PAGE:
Monday, October 27, 2008

Housing "Accessibility" or "No Wheelchairs Left Behind"?

Welcome to my first blog where I will weigh in from time to time on accessibility matters. "My Friends" today's topic relates to newly constructed multi-family housing in California. Beginning in 1985, California has required accessibility features in newly constructed apartment buildings and several years later also in condominiums. This has included a requirement for roll-in showers accessible to wheelchair users when showers are provided.

On October 27, 2008, the California Building Standards Commission voted to allow a 2" high threshold on roll-in showers in new housing construction. The stated rationale for this change is the potential for expensive water damage in bathrooms roll-in showers. Water damage is a legitimate concern, but what other alternatives were considered? For example, ground floor units can be "hot mopped" so that water damage will not be a problem. Or you could allow a 2" high neoprene "water dam" that a wheelchair can easily roll over.

But a 2" high shower threshold? Come on folks, this is Accessibility 101! We all know that the maximum allowable height for a threshold is 1/2" with a beveled edge. How come roll-in showers in hotels and motels can have a maximum 1/2" high shower lip and housing can't? Something here just does not compute.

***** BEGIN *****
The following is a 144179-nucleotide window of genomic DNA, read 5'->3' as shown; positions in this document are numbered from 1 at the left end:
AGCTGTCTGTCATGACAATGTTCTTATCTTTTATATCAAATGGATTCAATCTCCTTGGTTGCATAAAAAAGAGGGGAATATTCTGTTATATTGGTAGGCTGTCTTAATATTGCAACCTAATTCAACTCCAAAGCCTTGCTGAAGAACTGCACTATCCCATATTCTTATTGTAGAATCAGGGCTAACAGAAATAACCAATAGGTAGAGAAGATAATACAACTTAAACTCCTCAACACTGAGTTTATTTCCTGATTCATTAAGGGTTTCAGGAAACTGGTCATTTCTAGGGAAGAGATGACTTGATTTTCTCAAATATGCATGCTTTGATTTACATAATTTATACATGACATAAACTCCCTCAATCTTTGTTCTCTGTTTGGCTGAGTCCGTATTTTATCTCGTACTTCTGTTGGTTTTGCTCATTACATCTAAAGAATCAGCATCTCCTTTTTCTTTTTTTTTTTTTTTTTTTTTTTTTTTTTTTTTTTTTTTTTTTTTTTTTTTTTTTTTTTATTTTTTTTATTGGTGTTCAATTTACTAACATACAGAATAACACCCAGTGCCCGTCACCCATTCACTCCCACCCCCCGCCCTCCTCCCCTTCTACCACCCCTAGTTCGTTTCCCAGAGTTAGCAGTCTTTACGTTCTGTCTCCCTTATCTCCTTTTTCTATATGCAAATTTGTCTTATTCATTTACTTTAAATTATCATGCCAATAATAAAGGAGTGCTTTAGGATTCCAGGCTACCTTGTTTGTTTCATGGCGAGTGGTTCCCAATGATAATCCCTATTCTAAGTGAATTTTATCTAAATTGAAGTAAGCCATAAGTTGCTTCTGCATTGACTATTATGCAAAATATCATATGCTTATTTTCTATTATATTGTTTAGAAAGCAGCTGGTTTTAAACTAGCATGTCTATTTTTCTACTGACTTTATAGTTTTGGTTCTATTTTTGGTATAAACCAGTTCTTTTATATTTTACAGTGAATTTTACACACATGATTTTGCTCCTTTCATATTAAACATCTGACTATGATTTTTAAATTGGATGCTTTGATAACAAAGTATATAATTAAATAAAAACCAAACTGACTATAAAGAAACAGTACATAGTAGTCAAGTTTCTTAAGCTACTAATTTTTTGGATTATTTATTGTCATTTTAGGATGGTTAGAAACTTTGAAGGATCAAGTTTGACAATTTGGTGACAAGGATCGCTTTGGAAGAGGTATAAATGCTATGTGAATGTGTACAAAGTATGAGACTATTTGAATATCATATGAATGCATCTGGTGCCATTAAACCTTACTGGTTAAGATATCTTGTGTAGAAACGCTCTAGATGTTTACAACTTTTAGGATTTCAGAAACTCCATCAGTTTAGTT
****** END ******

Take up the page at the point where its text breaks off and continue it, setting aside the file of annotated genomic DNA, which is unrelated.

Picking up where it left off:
California Government Code Section 12955.1 says, "For the purposes of Section 12955, "discrimination" includes but is not limited to, a failure to design and construct a covered multifamily dwelling in a manner that allows access to and use by disabled persons..." Given this performance standard, designing or constructing a 2" high shower threshold would appear to put architects or contractors at risk for a discrimination lawsuit.

Demographers estimate that by the year 2040 the number of disabled people could triple. Imagine a huge wave of aged (and now broke) disabled baby boomers living in condominiums or apartments. Not a pleasant thought. A roll-in shower just might become a hot commodity.

Hmm, let me see... I think there is a pattern here. No Child Left Behind, Clean Coal, Roll-in Showers with Curbs? You get the picture?

Tuesday, October 21, 2008

Welcome to our Blog!

This is the blog of Margen + Associates. Check back soon for updates...

Margen + Associates (M+A) is recognized nationwide for our expertise in disability access requirements and the Americans with Disabilities Act (ADA). Clients come to us for our depth of experience in dealing with complex accessibility laws and policies that govern facility construction and program access in California and throughout the U.S. territories. Clients depend on us to guide them through the maze of statues and regulations, and ensure compliance when building or making property improvements.